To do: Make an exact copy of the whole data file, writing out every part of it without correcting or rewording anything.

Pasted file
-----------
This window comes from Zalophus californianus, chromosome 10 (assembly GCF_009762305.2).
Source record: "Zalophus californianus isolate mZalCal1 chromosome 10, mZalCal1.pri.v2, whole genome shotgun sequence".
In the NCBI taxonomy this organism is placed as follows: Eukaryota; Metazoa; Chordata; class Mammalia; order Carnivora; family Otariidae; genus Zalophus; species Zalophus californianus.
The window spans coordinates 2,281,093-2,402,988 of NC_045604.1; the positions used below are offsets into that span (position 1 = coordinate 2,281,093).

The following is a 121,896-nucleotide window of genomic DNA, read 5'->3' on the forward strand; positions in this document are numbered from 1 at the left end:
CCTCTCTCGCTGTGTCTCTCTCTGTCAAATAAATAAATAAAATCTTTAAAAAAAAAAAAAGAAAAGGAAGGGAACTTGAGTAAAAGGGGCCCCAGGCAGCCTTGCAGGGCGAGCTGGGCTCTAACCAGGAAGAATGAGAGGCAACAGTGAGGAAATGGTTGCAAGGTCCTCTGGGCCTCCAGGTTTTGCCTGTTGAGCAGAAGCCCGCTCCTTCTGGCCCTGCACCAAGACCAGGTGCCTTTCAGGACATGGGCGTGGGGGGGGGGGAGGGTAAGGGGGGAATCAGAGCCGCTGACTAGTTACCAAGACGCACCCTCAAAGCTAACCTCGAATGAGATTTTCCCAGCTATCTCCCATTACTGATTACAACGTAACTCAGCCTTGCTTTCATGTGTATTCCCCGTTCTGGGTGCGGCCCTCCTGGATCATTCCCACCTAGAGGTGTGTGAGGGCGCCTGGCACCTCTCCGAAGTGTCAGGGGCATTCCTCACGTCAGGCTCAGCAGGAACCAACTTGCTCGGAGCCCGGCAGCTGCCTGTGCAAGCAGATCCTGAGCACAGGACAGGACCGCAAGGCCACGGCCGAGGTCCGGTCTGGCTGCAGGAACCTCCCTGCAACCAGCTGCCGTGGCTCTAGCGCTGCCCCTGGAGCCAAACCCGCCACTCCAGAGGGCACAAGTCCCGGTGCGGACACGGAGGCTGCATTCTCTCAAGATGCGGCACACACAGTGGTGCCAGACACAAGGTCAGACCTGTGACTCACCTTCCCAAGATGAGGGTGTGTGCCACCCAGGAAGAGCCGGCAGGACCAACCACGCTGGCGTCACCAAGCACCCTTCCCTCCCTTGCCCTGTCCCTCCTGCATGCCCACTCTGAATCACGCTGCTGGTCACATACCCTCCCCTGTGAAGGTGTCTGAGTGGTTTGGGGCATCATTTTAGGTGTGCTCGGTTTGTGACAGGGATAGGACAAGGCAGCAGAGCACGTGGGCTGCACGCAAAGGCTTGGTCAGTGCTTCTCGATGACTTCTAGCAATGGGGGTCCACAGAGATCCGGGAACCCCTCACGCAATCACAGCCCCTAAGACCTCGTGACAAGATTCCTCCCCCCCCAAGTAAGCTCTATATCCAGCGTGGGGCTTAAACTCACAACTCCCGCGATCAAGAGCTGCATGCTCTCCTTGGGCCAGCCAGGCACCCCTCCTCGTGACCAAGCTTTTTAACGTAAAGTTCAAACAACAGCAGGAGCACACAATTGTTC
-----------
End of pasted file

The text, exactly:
This window comes from Zalophus californianus, chromosome 10 (assembly GCF_009762305.2).
Source record: "Zalophus californianus isolate mZalCal1 chromosome 10, mZalCal1.pri.v2, whole genome shotgun sequence".
In the NCBI taxonomy this organism is placed as follows: Eukaryota; Metazoa; Chordata; class Mammalia; order Carnivora; family Otariidae; genus Zalophus; species Zalophus californianus.
The window spans coordinates 2,281,093-2,402,988 of NC_045604.1; the positions used below are offsets into that span (position 1 = coordinate 2,281,093).

The following is a 121,896-nucleotide window of genomic DNA, read 5'->3' on the forward strand; positions in this document are numbered from 1 at the left end:
CCTCTCTCGCTGTGTCTCTCTCTGTCAAATAAATAAATAAAATCTTTAAAAAAAAAAAAAGAAAAGGAAGGGAACTTGAGTAAAAGGGGCCCCAGGCAGCCTTGCAGGGCGAGCTGGGCTCTAACCAGGAAGAATGAGAGGCAACAGTGAGGAAATGGTTGCAAGGTCCTCTGGGCCTCCAGGTTTTGCCTGTTGAGCAGAAGCCCGCTCCTTCTGGCCCTGCACCAAGACCAGGTGCCTTTCAGGACATGGGCGTGGGGGGGGGGGAGGGTAAGGGGGGAATCAGAGCCGCTGACTAGTTACCAAGACGCACCCTCAAAGCTAACCTCGAATGAGATTTTCCCAGCTATCTCCCATTACTGATTACAACGTAACTCAGCCTTGCTTTCATGTGTATTCCCCGTTCTGGGTGCGGCCCTCCTGGATCATTCCCACCTAGAGGTGTGTGAGGGCGCCTGGCACCTCTCCGAAGTGTCAGGGGCATTCCTCACGTCAGGCTCAGCAGGAACCAACTTGCTCGGAGCCCGGCAGCTGCCTGTGCAAGCAGATCCTGAGCACAGGACAGGACCGCAAGGCCACGGCCGAGGTCCGGTCTGGCTGCAGGAACCTCCCTGCAACCAGCTGCCGTGGCTCTAGCGCTGCCCCTGGAGCCAAACCCGCCACTCCAGAGGGCACAAGTCCCGGTGCGGACACGGAGGCTGCATTCTCTCAAGATGCGGCACACACAGTGGTGCCAGACACAAGGTCAGACCTGTGACTCACCTTCCCAAGATGAGGGTGTGTGCCACCCAGGAAGAGCCGGCAGGACCAACCACGCTGGCGTCACCAAGCACCCTTCCCTCCCTTGCCCTGTCCCTCCTGCATGCCCACTCTGAATCACGCTGCTGGTCACATACCCTCCCCTGTGAAGGTGTCTGAGTGGTTTGGGGCATCATTTTAGGTGTGCTCGGTTTGTGACAGGGATAGGACAAGGCAGCAGAGCACGTGGGCTGCACGCAAAGGCTTGGTCAGTGCTTCTCGATGACTTCTAGCAATGGGGGTCCACAGAGATCCGGGAACCCCTCACGCAATCACAGCCCCTAAGACCTCGTGACAAGATTCCTCCCCCCCCAAGTAAGCTCTATATCCAGCGTGGGGCTTAAACTCACAACTCCCGCGATCAAGAGCTGCATGCTCTCCTTGGGCCAGCCAGGCACCCCTCCTCGTGACCAAGCTTTTTAACGTAAAGTTCAAACAACAGCAGGAGCACACAATTGTTC